Needless to say, Florensky was living on borrowed time. Even his genius was unable to save him from the new, more sadistic regime of Stalin. His religious faith had become too much of a burden to the Soviets. In 1933, he was accused of many crimes, including criminal conspiracy, and was sent to ten years of hard labor in the Soviet Gulags. He was sent there on his own with the rest of his family having to stay behind. Even under arrest, and working hard labor, Florensky continued his philosophical, theological and scientific studies – he wrote when he had the time, and it is possible that the Soviets gave him a bit more freedom to do so than any of the other inmates at the Gulag because they were interested in what he might write. Since his family was not in Siberia with him, he wrote to the authorities hoping that his works and research could be given to them. Indeed, they worked to help facilitate some of this, and he was able to write to his friends; thus his friend and co-worker, Pavel Kapterev, received his essay, “How Water Freezes.”[12] In 1934, he was given the chance to see his family one last time. He was then moved to the Solovki Gulag, where he taught mathematics and the scientific properties of iodine to his fellow inmates (it was, among other things, an iodine factory). He was allowed to write to his family; from his letters, they were able to read of the appalling conditions he lived under. On November 25, 1937, the Secret Police re-examined the case against Florensky, found him guilty, and condemned him to death. He was executed on December 8, 1937. In the 1950s, the Soviets would state that his execution was an unfortunate mistake. In the 1980s, Pavel Florensky would be among those canonized by ROCOR as a New Martyr of the Orthodox Faith. [13]


[1] Robert Slesinksi, Pavel Florensky: A Metaphysics of Love (Crestwood, New York: St. Vladimir’s Seminary Press, 1984), 21.
[2] Ibid.,.28.
[3] Ibid., 30.
[4] Nicoletta Misler, Pavel Florensky: Beyond Vision: Essays on the Perception of Art. Trans. Wendy Salmond (London, England: Reakton Books, 2002), 18.
[5] Victor Bychkov, The Asesthetic Face of Being, 19.
[6] Nicoletta Misler, Pavel Florensky, Beyond Vision,19.
[7] This would also be the approach he would take in art critique, as can be seen in his lengthy work “Reverse Perspective.” While many believe our use of perspective in art works best to recreate the visual world we perceive, he finds mathematical reasons to dismiss it ,because perspectivism is formed from an Euclidean bias. He also points out that perspectivism fails to capture the whole of reality as we perceive it – even if an Euclidean view of the world was correct as to how things are: “Leaving aside the olfactory, gustatory, thermal, aural and tactile spaces that have nothing in common with Euclidean space, so that they’re not even subject to discussion in this sense, we cannot overlook the fact that even visual space, the least removed from Euclidean space, turns out on closer inspection to be profoundly different from it. And it is in fact [visual space] that lies at the core of painting and the graphic arts, although in various instances it can be subject to other aspects of physiological space too, in which case a picture will be a visual transposition of non-visual perceptions.” Pavel Florensky, “Reverse Perspective,” in Nicoletta Misler, Pavel Florensky: Beyond Vision: Essays on the Perception of Art. Trans. Wendy Salmond (London, England: Reakton Books, 2002), 266.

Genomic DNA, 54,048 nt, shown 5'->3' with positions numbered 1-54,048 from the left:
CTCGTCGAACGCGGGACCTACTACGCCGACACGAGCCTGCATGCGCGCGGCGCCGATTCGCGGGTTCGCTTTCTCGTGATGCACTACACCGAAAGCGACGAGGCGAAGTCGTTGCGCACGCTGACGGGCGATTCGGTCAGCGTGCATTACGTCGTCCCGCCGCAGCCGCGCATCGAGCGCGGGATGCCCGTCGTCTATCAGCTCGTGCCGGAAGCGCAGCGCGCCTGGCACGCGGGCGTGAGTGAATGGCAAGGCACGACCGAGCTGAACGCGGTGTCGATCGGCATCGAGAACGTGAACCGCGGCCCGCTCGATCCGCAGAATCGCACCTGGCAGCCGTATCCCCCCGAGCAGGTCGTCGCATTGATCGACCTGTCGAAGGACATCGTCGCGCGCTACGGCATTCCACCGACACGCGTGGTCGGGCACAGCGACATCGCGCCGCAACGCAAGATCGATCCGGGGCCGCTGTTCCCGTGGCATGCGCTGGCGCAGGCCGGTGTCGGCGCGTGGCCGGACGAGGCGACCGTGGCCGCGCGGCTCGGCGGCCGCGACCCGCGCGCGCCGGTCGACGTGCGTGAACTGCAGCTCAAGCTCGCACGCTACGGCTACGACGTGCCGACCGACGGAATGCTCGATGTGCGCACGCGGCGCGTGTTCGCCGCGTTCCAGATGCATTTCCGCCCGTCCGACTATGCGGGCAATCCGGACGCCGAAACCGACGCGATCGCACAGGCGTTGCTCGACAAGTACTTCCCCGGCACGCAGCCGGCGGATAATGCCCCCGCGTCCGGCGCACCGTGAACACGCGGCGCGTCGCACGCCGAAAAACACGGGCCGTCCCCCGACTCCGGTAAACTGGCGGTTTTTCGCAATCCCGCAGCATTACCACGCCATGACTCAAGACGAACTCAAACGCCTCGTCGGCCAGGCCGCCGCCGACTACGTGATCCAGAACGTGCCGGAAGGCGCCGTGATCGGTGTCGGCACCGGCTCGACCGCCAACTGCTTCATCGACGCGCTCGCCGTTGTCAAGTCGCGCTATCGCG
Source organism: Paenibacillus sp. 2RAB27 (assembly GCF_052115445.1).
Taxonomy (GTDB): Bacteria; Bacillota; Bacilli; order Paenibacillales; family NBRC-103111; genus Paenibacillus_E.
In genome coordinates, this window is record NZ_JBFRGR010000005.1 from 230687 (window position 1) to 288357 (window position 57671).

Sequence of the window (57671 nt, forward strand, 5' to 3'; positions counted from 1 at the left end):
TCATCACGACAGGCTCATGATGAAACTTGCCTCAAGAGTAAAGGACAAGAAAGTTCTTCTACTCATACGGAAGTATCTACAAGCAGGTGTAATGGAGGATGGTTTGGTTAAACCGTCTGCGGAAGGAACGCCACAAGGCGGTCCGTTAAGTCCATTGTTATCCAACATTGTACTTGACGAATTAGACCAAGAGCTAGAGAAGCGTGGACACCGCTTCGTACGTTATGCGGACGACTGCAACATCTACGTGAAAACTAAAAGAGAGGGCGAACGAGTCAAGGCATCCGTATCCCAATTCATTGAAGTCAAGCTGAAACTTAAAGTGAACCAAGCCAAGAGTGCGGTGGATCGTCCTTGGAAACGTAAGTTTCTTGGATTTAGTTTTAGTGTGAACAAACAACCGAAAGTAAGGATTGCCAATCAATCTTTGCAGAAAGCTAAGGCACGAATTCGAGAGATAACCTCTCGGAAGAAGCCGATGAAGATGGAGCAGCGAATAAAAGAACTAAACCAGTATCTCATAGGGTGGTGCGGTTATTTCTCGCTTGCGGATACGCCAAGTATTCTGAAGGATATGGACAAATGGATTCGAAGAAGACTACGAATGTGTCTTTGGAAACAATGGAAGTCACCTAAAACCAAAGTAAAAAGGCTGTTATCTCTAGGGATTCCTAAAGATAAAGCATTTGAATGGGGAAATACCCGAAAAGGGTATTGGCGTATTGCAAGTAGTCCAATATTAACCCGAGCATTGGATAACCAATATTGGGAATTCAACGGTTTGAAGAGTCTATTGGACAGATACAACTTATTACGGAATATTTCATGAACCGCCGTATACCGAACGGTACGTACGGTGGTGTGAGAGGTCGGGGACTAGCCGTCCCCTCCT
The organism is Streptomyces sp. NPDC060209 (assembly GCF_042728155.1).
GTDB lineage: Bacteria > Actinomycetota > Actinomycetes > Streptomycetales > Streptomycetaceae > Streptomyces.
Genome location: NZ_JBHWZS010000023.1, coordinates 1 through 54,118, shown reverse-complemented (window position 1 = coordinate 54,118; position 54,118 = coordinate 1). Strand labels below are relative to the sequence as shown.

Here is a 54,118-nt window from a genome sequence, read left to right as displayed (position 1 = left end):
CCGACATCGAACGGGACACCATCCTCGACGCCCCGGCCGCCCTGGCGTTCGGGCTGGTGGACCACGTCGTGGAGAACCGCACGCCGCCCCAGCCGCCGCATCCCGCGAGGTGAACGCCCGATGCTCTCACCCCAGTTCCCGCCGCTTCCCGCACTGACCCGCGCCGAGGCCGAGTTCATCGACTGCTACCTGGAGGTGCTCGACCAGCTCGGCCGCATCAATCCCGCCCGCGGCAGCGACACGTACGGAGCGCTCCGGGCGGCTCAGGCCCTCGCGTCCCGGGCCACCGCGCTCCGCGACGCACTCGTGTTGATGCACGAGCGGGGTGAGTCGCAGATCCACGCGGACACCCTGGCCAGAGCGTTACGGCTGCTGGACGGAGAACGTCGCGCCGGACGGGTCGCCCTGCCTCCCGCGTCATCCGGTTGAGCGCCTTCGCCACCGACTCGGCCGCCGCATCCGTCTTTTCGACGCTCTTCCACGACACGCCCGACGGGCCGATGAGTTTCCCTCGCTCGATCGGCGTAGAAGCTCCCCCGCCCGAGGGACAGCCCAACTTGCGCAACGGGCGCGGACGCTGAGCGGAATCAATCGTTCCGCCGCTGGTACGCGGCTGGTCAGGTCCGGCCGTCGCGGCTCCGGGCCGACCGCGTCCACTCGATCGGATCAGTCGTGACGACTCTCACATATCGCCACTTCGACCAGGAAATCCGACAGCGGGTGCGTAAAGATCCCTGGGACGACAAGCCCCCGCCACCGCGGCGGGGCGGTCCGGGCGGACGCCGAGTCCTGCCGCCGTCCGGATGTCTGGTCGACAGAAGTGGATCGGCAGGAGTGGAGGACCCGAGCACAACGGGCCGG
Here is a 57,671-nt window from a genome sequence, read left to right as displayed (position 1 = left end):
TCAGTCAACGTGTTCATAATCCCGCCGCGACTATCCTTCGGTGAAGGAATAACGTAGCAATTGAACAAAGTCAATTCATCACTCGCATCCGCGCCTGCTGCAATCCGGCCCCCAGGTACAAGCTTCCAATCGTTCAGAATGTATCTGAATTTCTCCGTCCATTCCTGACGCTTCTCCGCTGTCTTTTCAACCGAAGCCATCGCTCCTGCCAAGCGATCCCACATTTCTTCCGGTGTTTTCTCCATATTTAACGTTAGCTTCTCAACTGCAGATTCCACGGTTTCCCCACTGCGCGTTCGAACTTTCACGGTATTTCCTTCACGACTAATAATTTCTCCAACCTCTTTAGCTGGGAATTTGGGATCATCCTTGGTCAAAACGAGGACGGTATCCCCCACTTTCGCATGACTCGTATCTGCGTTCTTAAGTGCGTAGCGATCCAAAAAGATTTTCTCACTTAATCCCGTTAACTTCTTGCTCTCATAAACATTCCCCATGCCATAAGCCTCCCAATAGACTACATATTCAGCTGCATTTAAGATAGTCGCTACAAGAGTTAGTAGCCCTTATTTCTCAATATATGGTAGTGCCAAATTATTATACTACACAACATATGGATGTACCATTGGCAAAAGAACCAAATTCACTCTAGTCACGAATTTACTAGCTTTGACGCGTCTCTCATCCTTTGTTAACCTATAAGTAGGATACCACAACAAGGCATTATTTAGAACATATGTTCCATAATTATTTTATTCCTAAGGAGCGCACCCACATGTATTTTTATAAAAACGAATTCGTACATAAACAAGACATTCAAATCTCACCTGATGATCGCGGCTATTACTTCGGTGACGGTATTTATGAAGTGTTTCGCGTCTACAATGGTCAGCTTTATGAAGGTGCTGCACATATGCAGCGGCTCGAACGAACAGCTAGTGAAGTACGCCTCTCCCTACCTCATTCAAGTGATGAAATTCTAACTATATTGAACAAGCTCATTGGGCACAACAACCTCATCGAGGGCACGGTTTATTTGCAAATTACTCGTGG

[8] Pavel Florensky, “The Church Ritual as A Synthesis of the Arts” in Nicoletta Misler, Pavel Florensky: Beyond Vision: Essays on the Perception of Art. Trans. Wendy Salmond (London, England: Reakton Books, 2002),102.
[9] Ibid., 111.
[10] See Nicoletta Misler, Pavel Florensky: Beyond Vision, 22.
[11] “The Soviet authorities for whom Florensky worked, seeing his value as an extraordinary research scientists, wanted him to renounce his priesthood. Not only did he not comply, but he was daring enough to wear his priest’s cassock, pectoral cross and hat while working in an official capacity as a scientist, even going to the Supreme Soviet for National Economy dressed as a priest. Fearlessly walking in with his shining cross hanging from his neck, he delivered lectures to groups of Soviet scholars and old professors.” St Paul Florensky, Salt of the Earth: An Encounter with A Holy Russian Elder: Isidore of Gethsemane Hermitage. Trans. and intr. by Richard Betts (Platina, California: St Herman of Alaska Brotherhood, 1987), 29.
[12] Nicoletta Misler, Pavel Florensky: Beyond Vision, 26.
[13] St Paul Florensky, Salt of the Earth, 31.